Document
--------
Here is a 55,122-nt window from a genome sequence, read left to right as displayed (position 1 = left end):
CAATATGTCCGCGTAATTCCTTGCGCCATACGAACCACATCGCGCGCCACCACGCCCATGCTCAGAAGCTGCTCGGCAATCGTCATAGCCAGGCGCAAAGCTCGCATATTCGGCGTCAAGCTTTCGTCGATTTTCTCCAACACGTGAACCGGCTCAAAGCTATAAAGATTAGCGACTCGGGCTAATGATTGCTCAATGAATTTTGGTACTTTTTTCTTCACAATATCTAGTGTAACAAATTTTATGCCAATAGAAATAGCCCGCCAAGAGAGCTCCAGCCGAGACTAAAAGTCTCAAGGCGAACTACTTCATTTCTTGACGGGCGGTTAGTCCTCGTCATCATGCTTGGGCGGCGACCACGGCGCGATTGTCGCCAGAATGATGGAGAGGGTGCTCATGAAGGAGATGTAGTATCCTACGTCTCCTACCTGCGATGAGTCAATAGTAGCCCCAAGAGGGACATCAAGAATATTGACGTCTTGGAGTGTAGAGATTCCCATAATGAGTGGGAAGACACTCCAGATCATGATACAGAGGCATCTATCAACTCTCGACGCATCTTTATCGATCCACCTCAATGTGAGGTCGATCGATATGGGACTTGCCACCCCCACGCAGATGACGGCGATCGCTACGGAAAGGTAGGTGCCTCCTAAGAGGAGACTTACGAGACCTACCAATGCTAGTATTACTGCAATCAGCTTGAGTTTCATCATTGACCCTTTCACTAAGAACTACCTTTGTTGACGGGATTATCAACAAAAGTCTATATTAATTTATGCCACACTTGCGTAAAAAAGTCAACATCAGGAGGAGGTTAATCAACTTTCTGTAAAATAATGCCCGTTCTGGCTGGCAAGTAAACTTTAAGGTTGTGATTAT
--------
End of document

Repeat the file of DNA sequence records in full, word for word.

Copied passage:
Here is a 55,122-nt window from a genome sequence, read left to right as displayed (position 1 = left end):
CAATATGTCCGCGTAATTCCTTGCGCCATACGAACCACATCGCGCGCCACCACGCCCATGCTCAGAAGCTGCTCGGCAATCGTCATAGCCAGGCGCAAAGCTCGCATATTCGGCGTCAAGCTTTCGTCGATTTTCTCCAACACGTGAACCGGCTCAAAGCTATAAAGATTAGCGACTCGGGCTAATGATTGCTCAATGAATTTTGGTACTTTTTTCTTCACAATATCTAGTGTAACAAATTTTATGCCAATAGAAATAGCCCGCCAAGAGAGCTCCAGCCGAGACTAAAAGTCTCAAGGCGAACTACTTCATTTCTTGACGGGCGGTTAGTCCTCGTCATCATGCTTGGGCGGCGACCACGGCGCGATTGTCGCCAGAATGATGGAGAGGGTGCTCATGAAGGAGATGTAGTATCCTACGTCTCCTACCTGCGATGAGTCAATAGTAGCCCCAAGAGGGACATCAAGAATATTGACGTCTTGGAGTGTAGAGATTCCCATAATGAGTGGGAAGACACTCCAGATCATGATACAGAGGCATCTATCAACTCTCGACGCATCTTTATCGATCCACCTCAATGTGAGGTCGATCGATATGGGACTTGCCACCCCCACGCAGATGACGGCGATCGCTACGGAAAGGTAGGTGCCTCCTAAGAGGAGACTTACGAGACCTACCAATGCTAGTATTACTGCAATCAGCTTGAGTTTCATCATTGACCCTTTCACTAAGAACTACCTTTGTTGACGGGATTATCAACAAAAGTCTATATTAATTTATGCCACACTTGCGTAAAAAAGTCAACATCAGGAGGAGGTTAATCAACTTTCTGTAAAATAATGCCCGTTCTGGCTGGCAAGTAAACTTTAAGGTTGTGATTAT